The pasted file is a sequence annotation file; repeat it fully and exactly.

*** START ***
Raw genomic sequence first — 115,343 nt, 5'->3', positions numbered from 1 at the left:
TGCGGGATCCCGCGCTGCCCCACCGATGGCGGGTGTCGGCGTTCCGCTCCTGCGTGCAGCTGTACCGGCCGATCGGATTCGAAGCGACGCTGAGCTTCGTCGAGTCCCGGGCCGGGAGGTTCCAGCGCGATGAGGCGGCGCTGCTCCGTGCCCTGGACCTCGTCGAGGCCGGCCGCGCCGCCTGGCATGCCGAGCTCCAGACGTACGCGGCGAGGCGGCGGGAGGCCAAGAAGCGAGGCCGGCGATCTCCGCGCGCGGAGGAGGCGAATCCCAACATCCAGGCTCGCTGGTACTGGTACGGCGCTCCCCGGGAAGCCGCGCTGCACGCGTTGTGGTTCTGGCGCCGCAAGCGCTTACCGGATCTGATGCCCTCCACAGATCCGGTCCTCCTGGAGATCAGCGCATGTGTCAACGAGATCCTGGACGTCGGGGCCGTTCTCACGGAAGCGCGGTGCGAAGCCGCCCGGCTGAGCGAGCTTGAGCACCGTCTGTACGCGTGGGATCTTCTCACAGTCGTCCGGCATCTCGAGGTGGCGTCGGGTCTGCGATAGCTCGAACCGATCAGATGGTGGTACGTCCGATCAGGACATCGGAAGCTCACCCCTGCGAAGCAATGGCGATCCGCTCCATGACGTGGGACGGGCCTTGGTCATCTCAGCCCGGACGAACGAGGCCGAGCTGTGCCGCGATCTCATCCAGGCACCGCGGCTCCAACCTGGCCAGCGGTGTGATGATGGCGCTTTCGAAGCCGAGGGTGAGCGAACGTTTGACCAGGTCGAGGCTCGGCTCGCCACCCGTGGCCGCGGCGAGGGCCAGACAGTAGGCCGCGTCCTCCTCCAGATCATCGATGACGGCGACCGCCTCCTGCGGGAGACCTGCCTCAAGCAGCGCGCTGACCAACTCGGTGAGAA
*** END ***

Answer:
Raw genomic sequence first — 115,343 nt, 5'->3', positions numbered from 1 at the left:
TGCGGGATCCCGCGCTGCCCCACCGATGGCGGGTGTCGGCGTTCCGCTCCTGCGTGCAGCTGTACCGGCCGATCGGATTCGAAGCGACGCTGAGCTTCGTCGAGTCCCGGGCCGGGAGGTTCCAGCGCGATGAGGCGGCGCTGCTCCGTGCCCTGGACCTCGTCGAGGCCGGCCGCGCCGCCTGGCATGCCGAGCTCCAGACGTACGCGGCGAGGCGGCGGGAGGCCAAGAAGCGAGGCCGGCGATCTCCGCGCGCGGAGGAGGCGAATCCCAACATCCAGGCTCGCTGGTACTGGTACGGCGCTCCCCGGGAAGCCGCGCTGCACGCGTTGTGGTTCTGGCGCCGCAAGCGCTTACCGGATCTGATGCCCTCCACAGATCCGGTCCTCCTGGAGATCAGCGCATGTGTCAACGAGATCCTGGACGTCGGGGCCGTTCTCACGGAAGCGCGGTGCGAAGCCGCCCGGCTGAGCGAGCTTGAGCACCGTCTGTACGCGTGGGATCTTCTCACAGTCGTCCGGCATCTCGAGGTGGCGTCGGGTCTGCGATAGCTCGAACCGATCAGATGGTGGTACGTCCGATCAGGACATCGGAAGCTCACCCCTGCGAAGCAATGGCGATCCGCTCCATGACGTGGGACGGGCCTTGGTCATCTCAGCCCGGACGAACGAGGCCGAGCTGTGCCGCGATCTCATCCAGGCACCGCGGCTCCAACCTGGCCAGCGGTGTGATGATGGCGCTTTCGAAGCCGAGGGTGAGCGAACGTTTGACCAGGTCGAGGCTCGGCTCGCCACCCGTGGCCGCGGCGAGGGCCAGACAGTAGGCCGCGTCCTCCTCCAGATCATCGATGACGGCGACCGCCTCCTGCGGGAGACCTGCCTCAAGCAGCGCGCTGACCAACTCGGTGAGAA